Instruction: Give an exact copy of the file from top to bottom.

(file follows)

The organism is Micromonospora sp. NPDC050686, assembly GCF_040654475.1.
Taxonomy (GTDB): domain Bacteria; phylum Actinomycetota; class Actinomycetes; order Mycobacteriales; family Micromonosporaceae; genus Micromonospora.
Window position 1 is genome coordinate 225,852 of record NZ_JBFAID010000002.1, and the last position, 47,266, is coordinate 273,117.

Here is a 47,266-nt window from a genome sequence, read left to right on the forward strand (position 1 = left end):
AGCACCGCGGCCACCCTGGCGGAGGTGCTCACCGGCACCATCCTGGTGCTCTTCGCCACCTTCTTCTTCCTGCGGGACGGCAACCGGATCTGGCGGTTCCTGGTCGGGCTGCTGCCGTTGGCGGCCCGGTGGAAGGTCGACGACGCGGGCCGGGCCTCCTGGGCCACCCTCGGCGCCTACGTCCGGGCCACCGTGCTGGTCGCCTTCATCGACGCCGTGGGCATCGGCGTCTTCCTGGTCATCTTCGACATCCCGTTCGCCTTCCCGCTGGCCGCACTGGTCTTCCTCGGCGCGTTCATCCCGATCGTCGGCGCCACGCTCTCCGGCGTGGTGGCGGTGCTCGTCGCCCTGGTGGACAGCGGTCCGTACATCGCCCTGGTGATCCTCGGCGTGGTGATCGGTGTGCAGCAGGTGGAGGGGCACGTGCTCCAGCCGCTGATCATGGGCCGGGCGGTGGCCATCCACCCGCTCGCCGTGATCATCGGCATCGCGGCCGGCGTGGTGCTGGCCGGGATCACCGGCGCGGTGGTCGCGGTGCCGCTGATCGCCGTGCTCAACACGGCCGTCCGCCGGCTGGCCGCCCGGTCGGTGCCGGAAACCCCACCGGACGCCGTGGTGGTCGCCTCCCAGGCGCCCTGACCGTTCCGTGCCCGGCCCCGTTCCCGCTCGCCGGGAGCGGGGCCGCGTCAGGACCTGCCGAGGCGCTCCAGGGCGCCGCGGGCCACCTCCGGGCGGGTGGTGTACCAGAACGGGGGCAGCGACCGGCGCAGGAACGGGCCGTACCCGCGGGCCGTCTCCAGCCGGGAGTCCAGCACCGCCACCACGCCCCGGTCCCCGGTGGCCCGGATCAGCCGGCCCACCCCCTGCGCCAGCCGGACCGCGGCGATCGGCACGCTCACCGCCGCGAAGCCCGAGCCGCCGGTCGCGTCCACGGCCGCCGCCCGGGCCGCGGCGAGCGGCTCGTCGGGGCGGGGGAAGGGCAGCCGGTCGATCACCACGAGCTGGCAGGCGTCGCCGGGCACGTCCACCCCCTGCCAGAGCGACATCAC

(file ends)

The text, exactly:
The organism is Micromonospora sp. NPDC050686, assembly GCF_040654475.1.
Taxonomy (GTDB): domain Bacteria; phylum Actinomycetota; class Actinomycetes; order Mycobacteriales; family Micromonosporaceae; genus Micromonospora.
Window position 1 is genome coordinate 225,852 of record NZ_JBFAID010000002.1, and the last position, 47,266, is coordinate 273,117.

Here is a 47,266-nt window from a genome sequence, read left to right on the forward strand (position 1 = left end):
AGCACCGCGGCCACCCTGGCGGAGGTGCTCACCGGCACCATCCTGGTGCTCTTCGCCACCTTCTTCTTCCTGCGGGACGGCAACCGGATCTGGCGGTTCCTGGTCGGGCTGCTGCCGTTGGCGGCCCGGTGGAAGGTCGACGACGCGGGCCGGGCCTCCTGGGCCACCCTCGGCGCCTACGTCCGGGCCACCGTGCTGGTCGCCTTCATCGACGCCGTGGGCATCGGCGTCTTCCTGGTCATCTTCGACATCCCGTTCGCCTTCCCGCTGGCCGCACTGGTCTTCCTCGGCGCGTTCATCCCGATCGTCGGCGCCACGCTCTCCGGCGTGGTGGCGGTGCTCGTCGCCCTGGTGGACAGCGGTCCGTACATCGCCCTGGTGATCCTCGGCGTGGTGATCGGTGTGCAGCAGGTGGAGGGGCACGTGCTCCAGCCGCTGATCATGGGCCGGGCGGTGGCCATCCACCCGCTCGCCGTGATCATCGGCATCGCGGCCGGCGTGGTGCTGGCCGGGATCACCGGCGCGGTGGTCGCGGTGCCGCTGATCGCCGTGCTCAACACGGCCGTCCGCCGGCTGGCCGCCCGGTCGGTGCCGGAAACCCCACCGGACGCCGTGGTGGTCGCCTCCCAGGCGCCCTGACCGTTCCGTGCCCGGCCCCGTTCCCGCTCGCCGGGAGCGGGGCCGCGTCAGGACCTGCCGAGGCGCTCCAGGGCGCCGCGGGCCACCTCCGGGCGGGTGGTGTACCAGAACGGGGGCAGCGACCGGCGCAGGAACGGGCCGTACCCGCGGGCCGTCTCCAGCCGGGAGTCCAGCACCGCCACCACGCCCCGGTCCCCGGTGGCCCGGATCAGCCGGCCCACCCCCTGCGCCAGCCGGACCGCGGCGATCGGCACGCTCACCGCCGCGAAGCCCGAGCCGCCGGTCGCGTCCACGGCCGCCGCCCGGGCCGCGGCGAGCGGCTCGTCGGGGCGGGGGAAGGGCAGCCGGTCGATCACCACGAGCTGGCAGGCGTCGCCGGGCACGTCCACCCCCTGCCAGAGCGACATCAC